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Occupations - Disappeared

norfolk brummie

gone but not forgotten
Just been writing down forgotten scenes, that I remember.
.
These are some of the activities that have disappeared from day-to-day street scenes during the course of my life:

BARRREL ORGAIN GRINDER: The King of beggars with his upright-piano-like machine. He made quite a pleasant
sound.
BOOTBLACK: In railway stations, city centres. He knelt in front of his customers to produce a highly glossed shoe.

CINEMA COMMISSIONAIRE: Adorned the front of every super-cinema. Resplendent in his gold braided uniform.
CINEMA USHERETTE: Mini torch in hand, led the patrons down the aisle, and lit up a seat for each and everyone.
CINEMA ORGANIST: The Mighty Wurlitzer, played melodiously as it rose from the depths in front of the screen, to
disappear as the lights dimmed for the next film.

INSURANCE COLLECTOR: Collected small amounts from 'door to door'.

KNIFE GRINDER: He sharpened knives, with a wonderful tread mill driven apparatus with a large wheel on top.

LAMPLIGHTER: The system required only a long pole, with a hook on the end. He rode his bike, holding the long
pole on his shoulder.
LIFT ATTENDANT: Either sex. A major employment in shop stores offices and hotels, often calling out the name of
each floor, and the goods available.

PARK KEEPER: The uniformed 'Parkie' was the scourge of all small boys.
PETROL PUMP ATTENDANT: Surely the last to go. Always there, whatever the weather
POINT DUTY POLICEMAN: His white over sleeves could not be missed.

SOLDIER/SAILOR/AIRMAN: Sadly missed. Home on leave, or whatever. The sailor with his 'Bell Bottoms, and ship name on his cap. The soldier, with his regiment markings, and rank, and the airman, with his smart collar and tie, and the R.A.F uniform, so unmistakable.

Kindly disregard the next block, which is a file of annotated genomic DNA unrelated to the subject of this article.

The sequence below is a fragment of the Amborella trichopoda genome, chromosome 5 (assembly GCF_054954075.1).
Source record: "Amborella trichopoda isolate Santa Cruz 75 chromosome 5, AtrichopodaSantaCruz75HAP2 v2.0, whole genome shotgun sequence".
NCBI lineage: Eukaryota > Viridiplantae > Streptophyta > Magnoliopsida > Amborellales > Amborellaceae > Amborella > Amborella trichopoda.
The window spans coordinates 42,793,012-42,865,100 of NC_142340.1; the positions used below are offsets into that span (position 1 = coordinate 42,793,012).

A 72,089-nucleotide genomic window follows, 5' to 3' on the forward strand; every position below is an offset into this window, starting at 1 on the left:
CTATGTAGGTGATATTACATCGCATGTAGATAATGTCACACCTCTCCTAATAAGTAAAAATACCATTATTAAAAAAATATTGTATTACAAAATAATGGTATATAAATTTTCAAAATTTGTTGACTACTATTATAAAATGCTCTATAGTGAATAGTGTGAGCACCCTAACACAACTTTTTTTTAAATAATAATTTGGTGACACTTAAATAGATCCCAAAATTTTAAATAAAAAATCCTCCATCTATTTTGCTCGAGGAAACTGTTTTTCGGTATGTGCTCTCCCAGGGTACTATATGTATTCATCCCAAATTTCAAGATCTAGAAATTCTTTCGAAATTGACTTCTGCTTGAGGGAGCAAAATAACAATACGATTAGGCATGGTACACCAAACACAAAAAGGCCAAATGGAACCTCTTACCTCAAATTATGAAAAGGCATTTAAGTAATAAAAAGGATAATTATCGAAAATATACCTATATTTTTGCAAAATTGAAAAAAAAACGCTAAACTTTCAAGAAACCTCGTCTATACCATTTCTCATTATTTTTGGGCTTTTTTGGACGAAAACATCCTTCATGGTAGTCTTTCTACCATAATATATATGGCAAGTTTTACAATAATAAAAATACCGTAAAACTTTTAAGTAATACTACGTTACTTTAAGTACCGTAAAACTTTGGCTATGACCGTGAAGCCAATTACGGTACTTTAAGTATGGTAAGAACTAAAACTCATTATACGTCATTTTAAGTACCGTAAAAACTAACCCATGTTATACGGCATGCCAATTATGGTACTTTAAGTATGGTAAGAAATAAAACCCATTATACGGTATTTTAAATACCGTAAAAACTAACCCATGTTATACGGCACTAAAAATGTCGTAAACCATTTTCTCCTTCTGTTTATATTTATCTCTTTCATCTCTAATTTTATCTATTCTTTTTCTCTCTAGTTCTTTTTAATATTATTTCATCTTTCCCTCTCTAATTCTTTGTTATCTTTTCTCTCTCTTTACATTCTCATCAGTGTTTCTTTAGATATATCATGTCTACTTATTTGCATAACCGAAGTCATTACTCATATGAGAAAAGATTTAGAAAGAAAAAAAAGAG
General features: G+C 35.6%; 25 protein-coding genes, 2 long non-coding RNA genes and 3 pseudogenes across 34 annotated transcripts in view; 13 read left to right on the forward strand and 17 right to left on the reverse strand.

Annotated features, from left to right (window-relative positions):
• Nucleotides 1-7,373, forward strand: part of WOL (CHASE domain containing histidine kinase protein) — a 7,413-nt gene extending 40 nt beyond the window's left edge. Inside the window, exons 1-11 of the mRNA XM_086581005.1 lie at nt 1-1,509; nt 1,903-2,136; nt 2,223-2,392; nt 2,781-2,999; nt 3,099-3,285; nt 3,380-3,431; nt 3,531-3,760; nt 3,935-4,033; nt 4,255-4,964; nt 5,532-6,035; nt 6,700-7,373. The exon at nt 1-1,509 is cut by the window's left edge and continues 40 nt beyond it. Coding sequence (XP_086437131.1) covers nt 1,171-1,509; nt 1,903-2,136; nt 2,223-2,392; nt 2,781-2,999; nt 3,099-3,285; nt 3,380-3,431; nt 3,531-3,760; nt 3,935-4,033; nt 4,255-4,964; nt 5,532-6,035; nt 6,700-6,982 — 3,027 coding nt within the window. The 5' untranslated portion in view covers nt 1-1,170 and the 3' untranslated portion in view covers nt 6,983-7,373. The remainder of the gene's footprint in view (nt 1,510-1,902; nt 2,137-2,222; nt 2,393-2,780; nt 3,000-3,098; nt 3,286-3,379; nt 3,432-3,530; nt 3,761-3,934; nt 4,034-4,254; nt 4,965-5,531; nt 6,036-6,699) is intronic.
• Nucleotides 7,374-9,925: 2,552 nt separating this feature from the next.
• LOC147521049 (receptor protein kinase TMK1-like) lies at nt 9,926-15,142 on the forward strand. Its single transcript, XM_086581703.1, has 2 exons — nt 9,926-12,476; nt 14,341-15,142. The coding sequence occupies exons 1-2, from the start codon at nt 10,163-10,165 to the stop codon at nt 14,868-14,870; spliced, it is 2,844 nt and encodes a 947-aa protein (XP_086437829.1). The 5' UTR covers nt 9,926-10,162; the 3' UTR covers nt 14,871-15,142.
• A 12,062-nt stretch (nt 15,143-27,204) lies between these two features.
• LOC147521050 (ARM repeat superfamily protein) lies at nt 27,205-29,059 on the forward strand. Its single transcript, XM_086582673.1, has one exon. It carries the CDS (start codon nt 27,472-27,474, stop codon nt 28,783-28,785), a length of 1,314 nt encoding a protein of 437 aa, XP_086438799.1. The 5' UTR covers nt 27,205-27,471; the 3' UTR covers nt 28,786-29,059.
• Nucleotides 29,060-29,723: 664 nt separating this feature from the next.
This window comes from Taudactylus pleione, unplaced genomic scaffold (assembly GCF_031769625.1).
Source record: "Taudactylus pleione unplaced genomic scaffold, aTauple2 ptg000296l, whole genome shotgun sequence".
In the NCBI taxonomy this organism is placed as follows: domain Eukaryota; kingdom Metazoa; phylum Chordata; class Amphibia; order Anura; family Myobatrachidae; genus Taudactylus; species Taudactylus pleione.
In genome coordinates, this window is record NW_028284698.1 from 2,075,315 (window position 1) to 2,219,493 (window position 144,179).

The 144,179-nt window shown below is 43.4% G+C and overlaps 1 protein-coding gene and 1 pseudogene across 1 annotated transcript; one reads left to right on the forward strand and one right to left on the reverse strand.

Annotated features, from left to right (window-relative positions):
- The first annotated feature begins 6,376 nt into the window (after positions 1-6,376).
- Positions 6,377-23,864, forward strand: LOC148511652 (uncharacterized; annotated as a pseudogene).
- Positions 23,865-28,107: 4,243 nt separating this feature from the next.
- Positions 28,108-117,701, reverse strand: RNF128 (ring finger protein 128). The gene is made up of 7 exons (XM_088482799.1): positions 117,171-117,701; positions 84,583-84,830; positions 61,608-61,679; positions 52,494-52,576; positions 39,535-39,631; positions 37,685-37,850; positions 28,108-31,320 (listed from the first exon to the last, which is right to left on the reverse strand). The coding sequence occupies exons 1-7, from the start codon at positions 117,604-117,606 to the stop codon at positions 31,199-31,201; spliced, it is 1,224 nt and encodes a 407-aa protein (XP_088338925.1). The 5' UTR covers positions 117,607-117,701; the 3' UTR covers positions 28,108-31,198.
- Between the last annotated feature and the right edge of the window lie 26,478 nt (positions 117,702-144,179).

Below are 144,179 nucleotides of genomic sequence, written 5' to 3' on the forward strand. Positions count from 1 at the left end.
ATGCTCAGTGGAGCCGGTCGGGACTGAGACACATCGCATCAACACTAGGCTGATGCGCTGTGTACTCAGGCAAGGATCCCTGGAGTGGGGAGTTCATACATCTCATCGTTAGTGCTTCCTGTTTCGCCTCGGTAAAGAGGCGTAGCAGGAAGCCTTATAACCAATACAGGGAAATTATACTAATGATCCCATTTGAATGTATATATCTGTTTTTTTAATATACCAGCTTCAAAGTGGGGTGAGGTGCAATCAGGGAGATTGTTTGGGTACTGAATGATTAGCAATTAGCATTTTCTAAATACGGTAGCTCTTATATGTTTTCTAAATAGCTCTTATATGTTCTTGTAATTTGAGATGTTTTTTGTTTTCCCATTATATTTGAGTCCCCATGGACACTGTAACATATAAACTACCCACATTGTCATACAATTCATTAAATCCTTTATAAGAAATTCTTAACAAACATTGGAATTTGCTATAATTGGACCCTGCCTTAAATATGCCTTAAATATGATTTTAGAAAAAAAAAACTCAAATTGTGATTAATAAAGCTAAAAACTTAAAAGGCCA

STREET TRADER: He had a tray in front, suspended by a string around his neck, selling matches or shoe laces.

WATCHMAN: To be seen on every road works or building site, with a canvas type shelter, with his coke brazier on
which he warmed himself, and cooked his supper. He would light the hurricane lamps of an evening to
mark the site.

No doubt there are many more that I have not covered.

Eddie
 

mikejee

Super Moderator
Staff member
The street trader has not yet disappeared, though it is a suitcase rather than a tray containing his wares.
Although boot blacks have disappeared from this country, Thank God. I am not one for bothering much about polished shoes, but even if I was them I wouldn't want someone doing it for me. However my sister sent me this picture taken in Austin in Texas.

 

sospiri

Ex-pat Brummie
The bus conductor has not far off disappeared either!

Come to that, are there any bundy clocks about any more?

Maurice
 

sylviasayers

master brummie
Also long gone are the delivery men, including bread, coal, laundry man who collected dirty laundry and delivered it washed and pressed a few days later. I haven't seen a chimney sweep in many years although I believe a few still exist.
 

csmith604

master brummie